Passion is a virtue, Romance is a vice

Posted on June 7, 2013 by


We Christians find ourselves faced with the imminent reframing of marriage as an open ended cooperative arrangement, based on what amounts to feelings and a fancy party, rather than practical and eternal vows made to God and community. Man and woman are no longer joined in an exclusive bond. Anyone can play the game so long as they can pay the fee. This can be blamed – at least in part – on the fact that we have relinquished the honest but necessary troubles of Passion, tempered by the holy nature of Love, and have substituted in their stead their opprobrious little sister, Romance.

We must be pragmatic about the purpose and function of Passion in our temporal lives. While Passion is not Love, she is Love’s righteously jealous older sister. She is tempestuous and often inconsistent, but she burns for what she burns, and we are rightfully afraid of her. Without Passion, adultery would be only an expected hiccup in marriage, murder would be merely one door closing and another opening, theft would be a nuisance and nothing more. Love moderates Passion, but Love is not a singular substitute for her. Passion feeds Love, waxing and waning, but always seeking the brilliance of the sisters being together, matured and burnished, in happy coexistence. Passion anchored by Love provides the boundaries of order and care that allow for men and women to flourish in the relationship designed exclusively for the marriage bed.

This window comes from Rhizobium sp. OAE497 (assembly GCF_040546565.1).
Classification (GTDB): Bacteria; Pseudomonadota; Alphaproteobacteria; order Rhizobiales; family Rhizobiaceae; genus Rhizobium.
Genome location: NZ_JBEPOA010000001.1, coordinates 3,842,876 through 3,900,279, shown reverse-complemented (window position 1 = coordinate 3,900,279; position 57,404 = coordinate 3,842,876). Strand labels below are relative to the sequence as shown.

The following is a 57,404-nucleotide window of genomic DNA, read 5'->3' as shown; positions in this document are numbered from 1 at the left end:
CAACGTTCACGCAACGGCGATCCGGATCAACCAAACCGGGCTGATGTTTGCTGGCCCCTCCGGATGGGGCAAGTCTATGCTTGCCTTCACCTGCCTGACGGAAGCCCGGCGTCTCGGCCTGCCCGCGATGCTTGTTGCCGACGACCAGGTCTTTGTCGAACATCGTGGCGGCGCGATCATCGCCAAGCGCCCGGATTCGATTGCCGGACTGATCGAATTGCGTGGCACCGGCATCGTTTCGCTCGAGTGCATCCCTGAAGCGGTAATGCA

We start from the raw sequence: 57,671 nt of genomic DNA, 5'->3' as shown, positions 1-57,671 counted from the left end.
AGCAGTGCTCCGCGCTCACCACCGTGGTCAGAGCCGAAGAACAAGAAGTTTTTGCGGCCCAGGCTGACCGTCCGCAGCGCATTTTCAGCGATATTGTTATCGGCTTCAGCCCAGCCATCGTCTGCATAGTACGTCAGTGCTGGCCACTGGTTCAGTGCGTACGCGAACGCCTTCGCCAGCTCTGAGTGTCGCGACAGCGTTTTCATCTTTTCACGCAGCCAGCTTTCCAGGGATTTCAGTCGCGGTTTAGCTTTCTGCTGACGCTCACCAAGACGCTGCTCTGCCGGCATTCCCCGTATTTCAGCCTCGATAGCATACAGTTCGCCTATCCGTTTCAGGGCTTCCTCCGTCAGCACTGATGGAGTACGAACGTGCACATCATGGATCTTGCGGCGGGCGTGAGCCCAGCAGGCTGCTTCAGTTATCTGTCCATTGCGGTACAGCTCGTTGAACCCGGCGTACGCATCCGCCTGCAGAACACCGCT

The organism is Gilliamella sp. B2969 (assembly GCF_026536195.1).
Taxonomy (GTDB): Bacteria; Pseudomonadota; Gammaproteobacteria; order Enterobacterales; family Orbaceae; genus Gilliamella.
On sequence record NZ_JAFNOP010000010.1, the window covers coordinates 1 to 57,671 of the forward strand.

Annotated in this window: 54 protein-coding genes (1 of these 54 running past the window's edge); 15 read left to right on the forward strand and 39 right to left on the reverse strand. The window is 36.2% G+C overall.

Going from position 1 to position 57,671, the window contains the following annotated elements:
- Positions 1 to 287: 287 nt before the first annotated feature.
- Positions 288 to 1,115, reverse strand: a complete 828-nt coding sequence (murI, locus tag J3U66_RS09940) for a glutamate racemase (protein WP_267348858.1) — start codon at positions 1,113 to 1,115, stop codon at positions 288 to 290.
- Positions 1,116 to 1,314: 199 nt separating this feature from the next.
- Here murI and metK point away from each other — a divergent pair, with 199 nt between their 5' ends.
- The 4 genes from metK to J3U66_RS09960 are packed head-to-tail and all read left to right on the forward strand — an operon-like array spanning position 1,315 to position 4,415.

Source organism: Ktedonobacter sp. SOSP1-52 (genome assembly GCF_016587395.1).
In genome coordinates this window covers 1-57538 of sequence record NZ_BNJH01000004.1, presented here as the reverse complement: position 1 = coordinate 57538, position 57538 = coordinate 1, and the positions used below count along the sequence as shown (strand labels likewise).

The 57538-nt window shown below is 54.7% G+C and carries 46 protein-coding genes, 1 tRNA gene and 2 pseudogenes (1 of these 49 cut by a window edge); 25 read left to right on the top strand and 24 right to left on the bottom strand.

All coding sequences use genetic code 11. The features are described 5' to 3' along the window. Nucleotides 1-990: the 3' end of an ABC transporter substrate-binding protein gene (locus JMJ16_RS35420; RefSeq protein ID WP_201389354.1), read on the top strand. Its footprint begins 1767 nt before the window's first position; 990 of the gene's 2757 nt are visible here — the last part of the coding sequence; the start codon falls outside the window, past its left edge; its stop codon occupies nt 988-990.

Romance wants in on the dance – rather she wants to BE the dance, and when it is revealed that she cannot be what she cannot be, she torments her sisters with the cultural reflexes of pride, comparison, and ridicule. She makes fools and sinners of her suitors, all while holding them in contempt in her dark and brooding heart. Romance misses the point of Love, and she scorns Passion, because for all her beauty, she cannot mean to the world what they mean. She lives a dissatisfied existence, and only in the death of her sisters does she find some macabre fulfillment, bemoaning that she was mistreated and neglected, denying entirely that her misery is of her own making, born of her ignorance and incompetence in the ways of her sisters.

It is dangerous territory for a Christian and non-Christian alike to be entangled with Romance. She looks the part of Love, she occasionally rises to the performance of Passion, but she is an illusion. She offers no sustaining reward.

Traditionalism demands clarity if nothing else. The definition of roles cannot be muddled by whim and retain any sort of integrity, nor can the definitions of words themselves be changed to accommodate transient beliefs or flights of personalization and be taken seriously.

Love is good and should be cultivated. Passion is good and should be encouraged. Romance is a hazard to be avoided at all costs.

Let us be clear.

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